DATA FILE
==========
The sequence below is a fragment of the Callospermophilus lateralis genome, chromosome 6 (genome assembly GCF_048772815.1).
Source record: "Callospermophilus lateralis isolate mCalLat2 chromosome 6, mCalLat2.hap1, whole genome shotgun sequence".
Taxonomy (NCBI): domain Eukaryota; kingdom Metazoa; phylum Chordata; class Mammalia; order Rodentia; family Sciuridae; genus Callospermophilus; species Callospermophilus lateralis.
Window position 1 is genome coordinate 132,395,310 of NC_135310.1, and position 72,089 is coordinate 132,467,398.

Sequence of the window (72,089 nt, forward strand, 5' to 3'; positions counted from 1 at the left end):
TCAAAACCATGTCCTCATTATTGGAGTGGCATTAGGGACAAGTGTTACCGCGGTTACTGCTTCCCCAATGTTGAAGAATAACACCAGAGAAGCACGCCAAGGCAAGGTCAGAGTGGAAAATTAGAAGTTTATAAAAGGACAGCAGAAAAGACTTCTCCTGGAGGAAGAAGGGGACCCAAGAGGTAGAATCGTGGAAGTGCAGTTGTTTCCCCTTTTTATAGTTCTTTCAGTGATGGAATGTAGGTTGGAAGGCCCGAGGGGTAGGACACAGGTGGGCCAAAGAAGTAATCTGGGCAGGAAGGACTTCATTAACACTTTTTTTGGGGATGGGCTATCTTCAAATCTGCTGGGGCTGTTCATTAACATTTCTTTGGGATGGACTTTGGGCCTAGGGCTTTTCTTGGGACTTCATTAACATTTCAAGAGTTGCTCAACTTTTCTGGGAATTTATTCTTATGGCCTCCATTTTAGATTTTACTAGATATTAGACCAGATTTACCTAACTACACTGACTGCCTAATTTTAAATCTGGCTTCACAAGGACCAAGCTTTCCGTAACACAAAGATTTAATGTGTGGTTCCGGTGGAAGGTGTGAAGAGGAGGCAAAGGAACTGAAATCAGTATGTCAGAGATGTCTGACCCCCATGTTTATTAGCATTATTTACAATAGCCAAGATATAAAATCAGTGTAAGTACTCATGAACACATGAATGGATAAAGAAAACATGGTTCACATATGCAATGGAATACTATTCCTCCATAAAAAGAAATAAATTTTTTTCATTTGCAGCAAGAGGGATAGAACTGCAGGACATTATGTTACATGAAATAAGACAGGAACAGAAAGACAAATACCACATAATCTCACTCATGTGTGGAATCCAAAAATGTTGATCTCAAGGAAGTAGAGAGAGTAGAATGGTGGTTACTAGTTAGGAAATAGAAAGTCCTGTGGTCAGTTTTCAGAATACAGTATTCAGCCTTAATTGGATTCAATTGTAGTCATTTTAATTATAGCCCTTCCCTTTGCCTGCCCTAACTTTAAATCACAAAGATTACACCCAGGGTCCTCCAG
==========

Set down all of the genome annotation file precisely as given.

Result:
The sequence below is a fragment of the Callospermophilus lateralis genome, chromosome 6 (genome assembly GCF_048772815.1).
Source record: "Callospermophilus lateralis isolate mCalLat2 chromosome 6, mCalLat2.hap1, whole genome shotgun sequence".
Taxonomy (NCBI): domain Eukaryota; kingdom Metazoa; phylum Chordata; class Mammalia; order Rodentia; family Sciuridae; genus Callospermophilus; species Callospermophilus lateralis.
Window position 1 is genome coordinate 132,395,310 of NC_135310.1, and position 72,089 is coordinate 132,467,398.

Sequence of the window (72,089 nt, forward strand, 5' to 3'; positions counted from 1 at the left end):
TCAAAACCATGTCCTCATTATTGGAGTGGCATTAGGGACAAGTGTTACCGCGGTTACTGCTTCCCCAATGTTGAAGAATAACACCAGAGAAGCACGCCAAGGCAAGGTCAGAGTGGAAAATTAGAAGTTTATAAAAGGACAGCAGAAAAGACTTCTCCTGGAGGAAGAAGGGGACCCAAGAGGTAGAATCGTGGAAGTGCAGTTGTTTCCCCTTTTTATAGTTCTTTCAGTGATGGAATGTAGGTTGGAAGGCCCGAGGGGTAGGACACAGGTGGGCCAAAGAAGTAATCTGGGCAGGAAGGACTTCATTAACACTTTTTTTGGGGATGGGCTATCTTCAAATCTGCTGGGGCTGTTCATTAACATTTCTTTGGGATGGACTTTGGGCCTAGGGCTTTTCTTGGGACTTCATTAACATTTCAAGAGTTGCTCAACTTTTCTGGGAATTTATTCTTATGGCCTCCATTTTAGATTTTACTAGATATTAGACCAGATTTACCTAACTACACTGACTGCCTAATTTTAAATCTGGCTTCACAAGGACCAAGCTTTCCGTAACACAAAGATTTAATGTGTGGTTCCGGTGGAAGGTGTGAAGAGGAGGCAAAGGAACTGAAATCAGTATGTCAGAGATGTCTGACCCCCATGTTTATTAGCATTATTTACAATAGCCAAGATATAAAATCAGTGTAAGTACTCATGAACACATGAATGGATAAAGAAAACATGGTTCACATATGCAATGGAATACTATTCCTCCATAAAAAGAAATAAATTTTTTTCATTTGCAGCAAGAGGGATAGAACTGCAGGACATTATGTTACATGAAATAAGACAGGAACAGAAAGACAAATACCACATAATCTCACTCATGTGTGGAATCCAAAAATGTTGATCTCAAGGAAGTAGAGAGAGTAGAATGGTGGTTACTAGTTAGGAAATAGAAAGTCCTGTGGTCAGTTTTCAGAATACAGTATTCAGCCTTAATTGGATTCAATTGTAGTCATTTTAATTATAGCCCTTCCCTTTGCCTGCCCTAACTTTAAATCACAAAGATTACACCCAGGGTCCTCCAG